Book Review – Doctor Who: Peri and the Piscon Paradox

  • Title: Peri and the Piscon Paradox
  • Series: Doctor Who Companion Chronicles
  • Author: Nev Fountain
  • Director: John Ainsworth
  • Characters: Peri, Fifth Doctor, Sixth Doctor
  • Cast: Nicola Bryant, Colin Baker
  • Date Reviewed on GoodReads: 10/28/2016

I’ve enjoyed Big Finish’s Doctor Who and other audios for years. I enjoy the Companion Chronicles very much. But this story marks a milestone for me as it is the first time I have listened to an entire story in my car while driving back and forth to work and while doing my errands. I’ve had friends tell me I should try listening to audios in the car, but I always figured it would be too distracting while I’m driving – or that I’d miss too much of the story. Actually, I found that I could pay attention to the story and drive – so this will definitely be an experience I’ll repeat soon.

This double-CD story (which took me four days to listen to – the only time I’ve regretted having a short 25-minute commute) is told first from the point of view of younger Peri, and the Fifth Doctor, who land in L.A. in 2009, and the second CD is told from the point of view of an older Peri, with assistance from the Sixth Doctor. You also could listen to them in reverse order. It’s not recommended, but possible – and it some ways, if you know what’s coming from the older Peri’s point of view, some of what’s going on in the first disc makes more sense.

Disc 1 plays very much like a normal Doctor Who Adventure, told by younger Peri – the Doctor and Peri land in L.A. and discover an alien fish, whom the Doctor knows as a Piscon, is planning on stealing the Earth’s water, or something. But when Peri spots a curiously familiar woman – things get strange.

Disc 2 has the older Peri as the host of a relationship advice cable show, a very successful one. Dr. Peri Brown runs into the Sixth Doctor who shows up in the audience of her show. But she doesn’t remember him, or rather, she remembers their first adventure, and that’s it. The older Peri also meets her younger self. Soon, it’s Peri who spins a tale, an, um, fish tale, to tell Peri and the younger Doctor – because the Sixth Doctor accidentally causes the death of the Piscon Zarl before his younger self can defeat him. This, of course, creates a paradox, as the Doctor explains to Peri, who suggests using time travel to fix the mistake:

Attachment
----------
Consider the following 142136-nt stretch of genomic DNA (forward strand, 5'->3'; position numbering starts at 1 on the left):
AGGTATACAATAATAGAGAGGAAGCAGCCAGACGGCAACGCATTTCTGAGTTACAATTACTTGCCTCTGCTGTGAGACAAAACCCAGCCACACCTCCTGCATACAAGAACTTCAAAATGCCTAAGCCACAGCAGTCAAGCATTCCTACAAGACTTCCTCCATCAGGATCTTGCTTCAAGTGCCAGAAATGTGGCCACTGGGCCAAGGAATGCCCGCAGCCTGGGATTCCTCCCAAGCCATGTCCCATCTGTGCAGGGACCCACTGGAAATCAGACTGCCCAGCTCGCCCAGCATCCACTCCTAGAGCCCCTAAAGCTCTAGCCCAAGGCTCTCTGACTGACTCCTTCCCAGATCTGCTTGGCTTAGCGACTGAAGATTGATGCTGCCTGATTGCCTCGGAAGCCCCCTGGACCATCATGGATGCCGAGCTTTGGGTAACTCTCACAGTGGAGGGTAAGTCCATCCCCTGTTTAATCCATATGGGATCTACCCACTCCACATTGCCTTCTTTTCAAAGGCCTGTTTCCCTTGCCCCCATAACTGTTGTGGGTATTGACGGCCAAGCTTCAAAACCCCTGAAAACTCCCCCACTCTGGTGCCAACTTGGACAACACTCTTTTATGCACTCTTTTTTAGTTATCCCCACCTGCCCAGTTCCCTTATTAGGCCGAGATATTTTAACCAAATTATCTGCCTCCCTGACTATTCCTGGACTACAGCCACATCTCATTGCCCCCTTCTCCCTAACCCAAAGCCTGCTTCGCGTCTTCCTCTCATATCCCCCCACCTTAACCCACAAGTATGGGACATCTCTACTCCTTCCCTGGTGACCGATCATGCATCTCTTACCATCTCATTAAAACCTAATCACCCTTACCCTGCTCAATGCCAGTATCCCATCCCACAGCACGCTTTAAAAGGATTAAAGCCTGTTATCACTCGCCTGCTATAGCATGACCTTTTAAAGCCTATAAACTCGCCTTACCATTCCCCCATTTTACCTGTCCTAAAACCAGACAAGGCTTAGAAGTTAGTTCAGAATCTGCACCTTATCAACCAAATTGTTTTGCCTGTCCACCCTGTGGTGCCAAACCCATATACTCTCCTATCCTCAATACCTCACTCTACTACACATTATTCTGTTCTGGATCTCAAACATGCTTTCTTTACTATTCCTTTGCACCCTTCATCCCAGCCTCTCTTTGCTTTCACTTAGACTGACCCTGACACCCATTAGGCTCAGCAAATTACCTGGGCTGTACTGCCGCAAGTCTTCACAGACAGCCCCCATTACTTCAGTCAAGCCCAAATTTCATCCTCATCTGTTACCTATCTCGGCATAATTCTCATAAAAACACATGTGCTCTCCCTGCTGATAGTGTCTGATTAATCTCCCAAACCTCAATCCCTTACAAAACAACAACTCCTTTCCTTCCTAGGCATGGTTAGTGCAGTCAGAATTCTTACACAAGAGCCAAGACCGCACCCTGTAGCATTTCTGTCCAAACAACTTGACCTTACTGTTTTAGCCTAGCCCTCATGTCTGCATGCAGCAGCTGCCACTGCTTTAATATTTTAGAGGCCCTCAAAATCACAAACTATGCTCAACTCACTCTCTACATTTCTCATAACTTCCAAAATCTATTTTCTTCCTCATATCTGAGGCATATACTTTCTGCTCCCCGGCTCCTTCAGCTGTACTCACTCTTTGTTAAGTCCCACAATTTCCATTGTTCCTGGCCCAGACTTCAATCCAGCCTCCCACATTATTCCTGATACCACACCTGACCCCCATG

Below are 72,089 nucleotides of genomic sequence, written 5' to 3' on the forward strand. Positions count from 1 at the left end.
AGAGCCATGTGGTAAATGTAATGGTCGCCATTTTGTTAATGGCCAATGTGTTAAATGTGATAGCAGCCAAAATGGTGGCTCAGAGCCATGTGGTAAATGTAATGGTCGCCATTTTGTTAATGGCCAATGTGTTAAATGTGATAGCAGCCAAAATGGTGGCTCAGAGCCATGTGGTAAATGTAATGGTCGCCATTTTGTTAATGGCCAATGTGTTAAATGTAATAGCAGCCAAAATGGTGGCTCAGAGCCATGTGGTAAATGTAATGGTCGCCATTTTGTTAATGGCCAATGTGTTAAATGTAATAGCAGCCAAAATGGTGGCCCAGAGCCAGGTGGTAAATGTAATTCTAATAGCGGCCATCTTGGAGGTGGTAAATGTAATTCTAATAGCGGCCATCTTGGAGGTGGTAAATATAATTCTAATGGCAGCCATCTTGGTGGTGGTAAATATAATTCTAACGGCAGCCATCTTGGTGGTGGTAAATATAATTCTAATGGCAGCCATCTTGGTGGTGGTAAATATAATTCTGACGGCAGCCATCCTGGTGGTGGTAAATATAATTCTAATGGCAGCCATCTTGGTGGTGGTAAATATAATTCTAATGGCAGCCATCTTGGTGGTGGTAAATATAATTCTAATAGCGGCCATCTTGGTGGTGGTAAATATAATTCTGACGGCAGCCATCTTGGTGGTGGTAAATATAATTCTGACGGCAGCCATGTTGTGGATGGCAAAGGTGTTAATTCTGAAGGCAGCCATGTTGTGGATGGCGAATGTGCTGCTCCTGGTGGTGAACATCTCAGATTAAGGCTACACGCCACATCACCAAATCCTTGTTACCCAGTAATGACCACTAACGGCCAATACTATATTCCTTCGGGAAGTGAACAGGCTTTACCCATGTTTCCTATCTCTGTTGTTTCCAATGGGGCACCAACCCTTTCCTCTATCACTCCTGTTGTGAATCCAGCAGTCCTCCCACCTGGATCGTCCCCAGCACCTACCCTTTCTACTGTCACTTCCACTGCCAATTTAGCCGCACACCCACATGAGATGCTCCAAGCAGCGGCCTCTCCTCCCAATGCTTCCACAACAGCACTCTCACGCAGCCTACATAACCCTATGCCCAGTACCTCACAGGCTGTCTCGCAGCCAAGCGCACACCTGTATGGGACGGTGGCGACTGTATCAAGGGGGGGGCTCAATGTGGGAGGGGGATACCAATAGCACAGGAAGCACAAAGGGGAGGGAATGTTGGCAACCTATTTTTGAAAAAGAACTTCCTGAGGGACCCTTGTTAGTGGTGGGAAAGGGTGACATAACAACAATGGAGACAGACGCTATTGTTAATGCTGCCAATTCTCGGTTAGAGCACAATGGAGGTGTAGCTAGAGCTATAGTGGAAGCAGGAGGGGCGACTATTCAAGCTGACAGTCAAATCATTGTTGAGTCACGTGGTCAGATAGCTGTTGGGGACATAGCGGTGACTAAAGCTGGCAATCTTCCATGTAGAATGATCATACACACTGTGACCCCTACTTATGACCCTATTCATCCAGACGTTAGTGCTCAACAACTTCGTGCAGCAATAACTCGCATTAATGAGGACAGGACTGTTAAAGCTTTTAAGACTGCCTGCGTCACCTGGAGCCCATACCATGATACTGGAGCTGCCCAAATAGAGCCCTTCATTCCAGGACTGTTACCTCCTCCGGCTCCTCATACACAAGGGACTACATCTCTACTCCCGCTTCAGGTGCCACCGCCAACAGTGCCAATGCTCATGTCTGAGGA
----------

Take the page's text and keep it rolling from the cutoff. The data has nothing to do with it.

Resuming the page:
“What? Are you mad? I can’t go back in time to stop myself interfering with my own past, because that would mean I’d be interfering with my own past to stop myself interfering with my own past! Then where would we be?” ~ The Doctor

So the Sixth Doctor goes along with Peri’s plan: They will hide the dead Piscon in the trunk of her car, and the Doctor will disguise himself in the Piscon’s spacesuit. Peri will spin her story to her younger self, and the Doctor’s previous incarnation, and they will push the Fifth Doctor into defeating Zarl, thus returning history to what the Sixth Doctor remembers.

Well, that’s the plan, which, when listening you don’t know – all you know is some evil Fish are running around L.A., the fish police (Piscon police) are after Zarl, and older Peri is pretending to be working for an secret government “Men in Black”/X-files organization that deals with alien insurgents. As things shake out, younger Peri becomes very angry at and disillusioned with her older self. But older Peri is hiding quite a lot. And it’s in the last few chapters, or tracks of disc 2 that delivers quite the kick in the teeth. The truth of Peri’s past and long and winding road that led to her career as a relationship counselor. The story also explains Peri’s contradicting “ends” from the canon/aired episodes of Doctor Who. It’s a satisfactory, bittersweet, and sad ending, which I’m not going to spoil.

I recommend Peri and the Piscon Paradox but it’s not entirely the light-hearted adventure one might expect.

Find out more about Big Finish audios at their website: www.bigfinish.com

Click this link to order Peri and the Piscon Paradox on CD or Download.

Note: No promotional consideration was paid for this review. I review because I enjoy it!

Advertisements

Leave a Reply

Fill in your details below or click an icon to log in:

WordPress.com Logo

You are commenting using your WordPress.com account. Log Out / Change )

Twitter picture

You are commenting using your Twitter account. Log Out / Change )

Facebook photo

You are commenting using your Facebook account. Log Out / Change )

Google+ photo

You are commenting using your Google+ account. Log Out / Change )

Connecting to %s